NEWS: Profile: David Wright, Citigate Communications; Making a very public display

Citigate is going public, but is that enough for chief executive David Wright?

Citigate is going public, but is that enough for chief executive David


On the seventh floor of 26 Finsbury Square David Wright’s office

commands an impressive view of the City of London. It is a place Wright

has always wanted to be and, with Citigate’s transition into a public

company, where he has finally arrived.

Wright has never made a secret of his intention to float Citigate. ‘I’ve

always built and run the group as if we were going to be a public

company,’ he says. ‘I felt that too many PR companies in the 1980s went

wrong because they were run by entrepreneurs who were very good

operators but not very good managers.’

Wright himself admits he makes a better manager than a PR operator and

is surprisingly uncomfortable under the media spotlight. ‘As a

businessman he excels, but he was never one of the big PR

practitioners,’ says former colleague and Financial Dynamics chairman

Tony Knox. ‘He’s very single minded and set his heart on floating

Citigate from the beginning.’

Wright’s modest beginnings may give a clue to his ambition. The son of a

bookmaker, Wright left school with a ‘basic’ education. At the age of 16

he began working as a clerk in the cuttings library of the Financial

Times. Three years later he moved to the prices room, eventually heading

the team which listed stocks and shares for the back page. From there he

moved into journalism and wrote for the newspaper’s company news section

for almost ten years.

‘I was given tremendous opportunities at the FT and I took them with

both hands,’ recalls Wright. ‘I felt I didn’t make the best of my early

days so I thought I needed to prove something to myself. I’ve never been

short of confidence and I always felt I had the ability to do things.’

Sensing limited opportunities in journalism, Wright turned to public

relations, first as director of PR at Universal McCann, then as a

director of Financial Strategy. In 1986 the agency became Streets

Financial Strategy and Wright was appointed managing director. Following

the failure of a management buyout in 1987, Wright quit the agency and

set up Citigate with fellow ex-director Alastair Campbell-Harris and was

joined by 35 out of 41 Streets staff.

‘One reason why they wanted to come and join me was that I took the view

that this is a people’s business and I needed to involve them in the

development of the business,’ he says. ‘It instilled a level of

commitment that is not apparent in any other firm,’ he explains.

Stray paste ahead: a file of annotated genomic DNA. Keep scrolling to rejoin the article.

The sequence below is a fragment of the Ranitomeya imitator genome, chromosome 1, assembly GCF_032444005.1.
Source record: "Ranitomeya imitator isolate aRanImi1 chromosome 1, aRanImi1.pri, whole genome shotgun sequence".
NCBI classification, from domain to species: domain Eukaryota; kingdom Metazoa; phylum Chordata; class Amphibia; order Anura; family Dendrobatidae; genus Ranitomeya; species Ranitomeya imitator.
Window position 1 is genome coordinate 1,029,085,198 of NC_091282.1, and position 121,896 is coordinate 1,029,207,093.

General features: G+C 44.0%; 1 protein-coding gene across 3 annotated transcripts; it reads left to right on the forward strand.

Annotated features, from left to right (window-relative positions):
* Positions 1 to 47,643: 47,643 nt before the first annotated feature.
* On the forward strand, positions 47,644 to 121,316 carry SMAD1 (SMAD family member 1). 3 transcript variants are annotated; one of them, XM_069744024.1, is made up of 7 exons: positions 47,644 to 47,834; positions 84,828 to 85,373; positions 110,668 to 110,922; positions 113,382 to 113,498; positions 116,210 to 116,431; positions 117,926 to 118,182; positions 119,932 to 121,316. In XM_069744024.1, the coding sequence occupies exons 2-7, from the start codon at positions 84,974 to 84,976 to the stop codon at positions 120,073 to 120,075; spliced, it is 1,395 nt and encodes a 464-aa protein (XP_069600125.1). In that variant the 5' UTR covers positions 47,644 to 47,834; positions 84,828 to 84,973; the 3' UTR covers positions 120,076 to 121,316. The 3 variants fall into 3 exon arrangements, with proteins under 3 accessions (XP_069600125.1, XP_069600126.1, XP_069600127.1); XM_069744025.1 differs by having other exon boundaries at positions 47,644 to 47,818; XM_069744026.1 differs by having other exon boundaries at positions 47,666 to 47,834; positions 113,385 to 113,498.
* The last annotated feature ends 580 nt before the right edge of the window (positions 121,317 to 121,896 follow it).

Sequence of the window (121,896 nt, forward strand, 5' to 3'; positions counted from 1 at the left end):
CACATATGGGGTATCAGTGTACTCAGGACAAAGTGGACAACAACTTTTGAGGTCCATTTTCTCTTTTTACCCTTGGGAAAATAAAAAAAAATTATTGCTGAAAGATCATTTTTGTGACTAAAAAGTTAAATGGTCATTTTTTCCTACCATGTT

Nevertheless, he admits to being a tough manager. ‘I do cultivate my

relationship with the staff,’ he says, ‘and I am seen to be quite a

friendly chap. But I don’t think you can have too many friends in a

business because they may have to go. This is the easiest industry in

the world to spend money but the most difficult to make money, so you

have to be commercial.’

Others go further. ‘He hates to feel anyone is above him or stands out

too much and can never understand someone not going along with his point

of view,’ says one former colleague. ‘He does inspire a level of loyalty

but very often it’s based on those he relates to. He operates by gut

instinct rather than cerebral reasoning.’

As chief executive of the UK’s eighth biggest PR consultancy, Wright has

little time to indulge his private interests, which include supporting

Chelsea Football Club and occasionally playing cricket. An earlier

interest in the gaming industry has waned, although he admits to placing

the odd bet on a race ‘to add more interest’. Most of his time and

energy are devoted to turning Citigate into an international company.

Welcoming comparisons with Abbott Mead Vickers as a similarly well-

managed business, Wright says his next move is to develop Citigate as a

diversified communications group.

‘I regard my job as half done now,’ he says. ‘I see the other half as

doubling the size of the company. I think I’m probably more motivated

now than I have been for some time.’

John-Pierre Joyce




1960 Clerk, Financial Times 

1979 Director of PR, Universal McCann 

1984 Director, Financial Strategy 

1986 Managing director, Streets Financial Strategy 

1987 Chief executive, Citigate Communications Group


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